The Puerto Rico Oversight Board ordered government furloughs to start on Sept. 1, setting up a conflict with the island's leaders.
Board members unanimously approved the furloughs at a meeting Friday in Fajardo, P.R., part of its effort to cut government spending, help stabilize the economy and restructure the island's debt.
Puerto Rico government non-voting board member Christian Sobrino Vega told the board that it lacked the authority to impose the measure. “There will be no furloughs. You can take that to the bank,” Sobrino Vega told board members sitting next to him before the vote.
The furloughs would be for two days per month for all government employees except front-line police, board executive director Natalie Jaresko said. The board had approved a fiscal plan that assumed that many employees might see furloughs of four days per month.
“The initial board plan called for 48 days of furlough [a year]," said Howard Cure, director of municipal research at Evercore Wealth Management. "At 20 days, this is obviously less, but it will be interesting how the employees accept this news and if it could lead to any work slowdowns or strikes.”
The board and the local government also moved closer to conflict on cuts to pension spending. Board member Andrew Biggs said that the fiscal plan called for 10% cuts to pension spending in future fiscal years, while Sobrino Vega said Gov. Ricardo Rosselló has promised to pay the pensions at 100%.
Jaresko said that the 10% cut was part of the fiscal plan that the governor had promised to observe. “Today you said you will not comply with the fiscal plan,” Jaresko said to Sobrino Vega,
Jaresko said the fiscal plan assumed that the government would cut $880 million in spending in the current fiscal year. After analyzing the government’s implementation plans, the board was comfortable that the cuts would save $662 million. The board ordered the furloughs to make up the remaining $218 million, she said.
Board member Carlos García said that the board in March presented the 10 year fiscal plan guiding government actions with certain conditions. The governor agreed to them, he said. The board approved the plan with the conditions.
The conditions were that the government achieve a certain level of liquidity by the end of June and submit valid implementation plans for spending cuts. The government had $1.8 billion in liquidity at the end of June, instead of the $291 million that had been projected.
Board member Ana Matosantos said the $1.8 billion was just a single data point and shouldn’t have too much made of it.
Jaresko said that this year’s government cuts were just the beginning. She said the fiscal plan calls for the cuts to expand from $880 million in this year, to $1.7 billion in fiscal year 2019, to $2.1 billion in fiscal year 2020.
Sobrino Vega complained that the agenda for the meeting showed there would be discussion about the furloughs. Yet he said anonymous sources had told the press that the board had already decided in favor of the furloughs. No government representative was allowed to make a presentation to the board on the topic before Jaresko announced that there would be furloughs. This showed that there was no real discussion of the topic at Friday’s meeting, he said.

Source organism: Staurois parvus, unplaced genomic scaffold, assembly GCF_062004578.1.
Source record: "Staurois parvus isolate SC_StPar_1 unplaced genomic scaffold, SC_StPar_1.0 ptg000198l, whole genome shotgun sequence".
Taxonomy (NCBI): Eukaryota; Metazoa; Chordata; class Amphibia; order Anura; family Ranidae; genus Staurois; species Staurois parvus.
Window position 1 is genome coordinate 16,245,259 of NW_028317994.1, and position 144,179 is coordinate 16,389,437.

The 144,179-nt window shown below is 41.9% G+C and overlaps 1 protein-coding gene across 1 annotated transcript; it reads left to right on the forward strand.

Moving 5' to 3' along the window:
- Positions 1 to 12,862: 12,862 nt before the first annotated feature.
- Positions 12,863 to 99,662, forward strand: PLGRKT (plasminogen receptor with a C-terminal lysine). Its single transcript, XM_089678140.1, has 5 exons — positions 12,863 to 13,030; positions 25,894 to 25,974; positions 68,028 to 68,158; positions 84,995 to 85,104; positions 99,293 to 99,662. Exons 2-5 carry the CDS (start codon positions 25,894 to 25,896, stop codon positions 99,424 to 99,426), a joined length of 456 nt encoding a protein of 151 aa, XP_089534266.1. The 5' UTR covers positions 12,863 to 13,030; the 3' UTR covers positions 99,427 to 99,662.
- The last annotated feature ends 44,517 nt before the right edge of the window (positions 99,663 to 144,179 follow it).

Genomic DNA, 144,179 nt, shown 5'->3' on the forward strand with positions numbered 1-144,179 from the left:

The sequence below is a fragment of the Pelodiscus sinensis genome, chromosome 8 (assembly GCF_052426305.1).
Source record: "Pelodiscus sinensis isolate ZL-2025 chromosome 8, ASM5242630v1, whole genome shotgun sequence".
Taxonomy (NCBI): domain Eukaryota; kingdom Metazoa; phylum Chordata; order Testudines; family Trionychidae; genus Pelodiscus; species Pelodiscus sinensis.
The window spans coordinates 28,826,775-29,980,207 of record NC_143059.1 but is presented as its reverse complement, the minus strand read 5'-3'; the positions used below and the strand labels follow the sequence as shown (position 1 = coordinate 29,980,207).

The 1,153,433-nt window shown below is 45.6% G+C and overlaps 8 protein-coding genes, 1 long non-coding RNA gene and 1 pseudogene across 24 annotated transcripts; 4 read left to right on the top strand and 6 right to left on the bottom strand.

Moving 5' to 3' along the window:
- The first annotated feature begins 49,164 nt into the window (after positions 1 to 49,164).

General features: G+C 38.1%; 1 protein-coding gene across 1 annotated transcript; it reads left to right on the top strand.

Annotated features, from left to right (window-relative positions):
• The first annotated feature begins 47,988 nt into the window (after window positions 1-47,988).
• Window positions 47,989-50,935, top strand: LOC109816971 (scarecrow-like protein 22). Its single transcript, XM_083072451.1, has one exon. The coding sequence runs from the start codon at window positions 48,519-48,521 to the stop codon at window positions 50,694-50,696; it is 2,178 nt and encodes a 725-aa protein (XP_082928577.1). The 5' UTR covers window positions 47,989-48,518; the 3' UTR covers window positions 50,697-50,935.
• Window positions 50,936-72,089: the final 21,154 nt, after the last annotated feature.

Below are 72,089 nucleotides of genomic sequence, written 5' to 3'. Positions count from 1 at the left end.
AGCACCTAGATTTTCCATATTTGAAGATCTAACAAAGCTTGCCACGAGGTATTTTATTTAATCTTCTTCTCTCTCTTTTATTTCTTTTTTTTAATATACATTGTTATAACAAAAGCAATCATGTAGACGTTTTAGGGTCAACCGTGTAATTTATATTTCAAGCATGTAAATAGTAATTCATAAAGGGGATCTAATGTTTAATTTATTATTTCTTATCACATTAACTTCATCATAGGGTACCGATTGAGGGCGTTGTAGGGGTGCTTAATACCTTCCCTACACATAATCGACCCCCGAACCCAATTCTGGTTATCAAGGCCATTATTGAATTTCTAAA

Sobrino Vega said there was only one government of Puerto Rico and that was Rosselló’s. He said section 205 of the Puerto Rico Oversight, Management, and Economic Stability Act said the board only had the powers to recommend on things like furloughs. “We can’t take lightly the impact of the furloughs on the economy,” he said.
The government will meet its fiscal goals, but it will do it according its own choices, Sobrino Vega said. The government will cooperate with the board on other matters besides furloughs, he said later.
At the board’s meeting in late June, board chairman José Carrión III said that if the government didn’t follow a board order for furloughs, the board would bring the matter to a court of law.
Also at Friday’s meeting Jaresko announced that the board wasn’t ordering an end to the government employee Christmas bonus. She said that the board would consider the topic in September or October.
“Just from an optics perspective, it seems increasing hard to justify the bonus distribution when the commonwealth is struggling to balance its budget along with the expectation of significant haircuts to bond holders,” Cure said.
Also at Friday’s meeting, Puerto Rico Fiscal Agency and Financial Advisory Authority Gerardo Portelo Franco said his agency’s tests of the fiscal soundness of the Public Corporation for the Supervision and Deposit Insurance of Puerto Rico Cooperatives (known by its Spanish acronym COSSEC) had shown it to be able to weather moderately stressful scenarios. COSSEC oversees and insures the island’s non-federally insured credit unions.
The credit unions hold as much as $1.5 billion of Puerto Rico bonds and some economists have been concerned that they may not have the capital to absorb losses if auditors decide the securities have to be marked down.
The board approved FAFAA’s recommended fiscal plan for COSSEC with several amendments.
Finally, on Friday the board told Jaresko to suggest measures within 15 days to gain greater knowledge of the liquidity situation across all of Puerto Rico’s government entities. The board also said that Jaresko should look into the appointment of a leader to oversee liquidity and its reporting to the board.